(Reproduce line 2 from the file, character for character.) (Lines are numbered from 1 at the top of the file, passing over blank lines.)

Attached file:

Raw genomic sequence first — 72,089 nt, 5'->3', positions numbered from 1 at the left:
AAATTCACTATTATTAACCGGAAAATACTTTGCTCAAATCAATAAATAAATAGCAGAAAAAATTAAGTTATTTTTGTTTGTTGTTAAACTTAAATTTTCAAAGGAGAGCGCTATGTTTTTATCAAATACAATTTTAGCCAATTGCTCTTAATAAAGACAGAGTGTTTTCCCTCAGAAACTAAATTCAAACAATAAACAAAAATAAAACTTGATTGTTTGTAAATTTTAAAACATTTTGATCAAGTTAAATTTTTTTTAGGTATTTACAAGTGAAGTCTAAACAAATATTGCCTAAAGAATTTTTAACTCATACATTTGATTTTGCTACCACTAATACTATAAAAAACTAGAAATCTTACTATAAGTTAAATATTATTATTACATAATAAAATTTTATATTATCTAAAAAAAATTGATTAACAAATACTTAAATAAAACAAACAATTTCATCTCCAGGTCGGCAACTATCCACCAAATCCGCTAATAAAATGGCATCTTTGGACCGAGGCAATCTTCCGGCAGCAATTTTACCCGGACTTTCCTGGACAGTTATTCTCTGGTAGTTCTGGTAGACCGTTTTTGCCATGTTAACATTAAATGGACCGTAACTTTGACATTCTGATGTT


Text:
AAATTCACTATTATTAACCGGAAAATACTTTGCTCAAATCAATAAATAAATAGCAGAAAAAATTAAGTTATTTTTGTTTGTTGTTAAACTTAAATTTTCAAAGGAGAGCGCTATGTTTTTATCAAATACAATTTTAGCCAATTGCTCTTAATAAAGACAGAGTGTTTTCCCTCAGAAACTAAATTCAAACAATAAACAAAAATAAAACTTGATTGTTTGTAAATTTTAAAACATTTTGATCAAGTTAAATTTTTTTTAGGTATTTACAAGTGAAGTCTAAACAAATATTGCCTAAAGAATTTTTAACTCATACATTTGATTTTGCTACCACTAATACTATAAAAAACTAGAAATCTTACTATAAGTTAAATATTATTATTACATAATAAAATTTTATATTATCTAAAAAAAATTGATTAACAAATACTTAAATAAAACAAACAATTTCATCTCCAGGTCGGCAACTATCCACCAAATCCGCTAATAAAATGGCATCTTTGGACCGAGGCAATCTTCCGGCAGCAATTTTACCCGGACTTTCCTGGACAGTTATTCTCTGGTAGTTCTGGTAGACCGTTTTTGCCATGTTAACATTAAATGGACCGTAACTTTGACATTCTGATGTT